Curator’s Corner: Pumpkins!
by Amanda Mather, Curator of Collections
The humble pumpkin, or Cucurbita pepo has a fascinating history, and a really interesting present. Pumpkins are actually just one variety of winter squash, the pumpkin is simply the most recognizable. One of the oldest domestic crops, humans have been having their pumpkins and eating them too for about 7,000 years. First grown in Mesoamerica and possibly the American south, pumpkins gradually spread all over the continent, because they are delicious, quite hardy and easy to grow in many climates.
Native peoples used all parts of the pumpkin, roasting the flesh or cutting it into long strips to dry for the winter. The seeds, which we all know are delicious, were eaten whole or could be ground into flour and helped fortify other dishes. The leaves and flowers were also cooked and eaten. In many parts of the world, the greens of the pumpkin are as valued as the fruit—and if you have never had a fried squash blossom I highly recommend it!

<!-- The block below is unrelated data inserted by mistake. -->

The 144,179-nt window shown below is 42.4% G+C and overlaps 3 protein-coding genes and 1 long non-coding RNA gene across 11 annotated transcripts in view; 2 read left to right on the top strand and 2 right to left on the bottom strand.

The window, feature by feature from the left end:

Native peoples crossbred and selectively bred pumpkins for so long, there are now an almost countless amount of varieties—just head on over to Trader Joe’s and you’ll see what I mean. After contact, the pumpkin spread all over the globe changing as it went. Today, across the world humans collectively grow about 30 million tons of pumpkins, with China leading the pack, growing about 1/3 of the world’s favorite orange squash.
Of course, the pumpkin serves as an iconic reminder of the coming of fall and Halloween. The jack o’ lantern came to us by way of a British tradition of carving vegetables, particularly turnips, for Halloween. This was said to keep away the bad spirits that came with All Hallow’s Eve. (note: if you’ve never seen a carved turnip, look to your left and prepare to be horrified.) When British, Irish, and Scottish folks immigrated to the United States they began using the much more common, not to mention larger, pumpkins. Today in America we collectively spend around $380 million on our beloved jack o’ lanterns each year—that’s a whole lot of green for a whole lot of orange!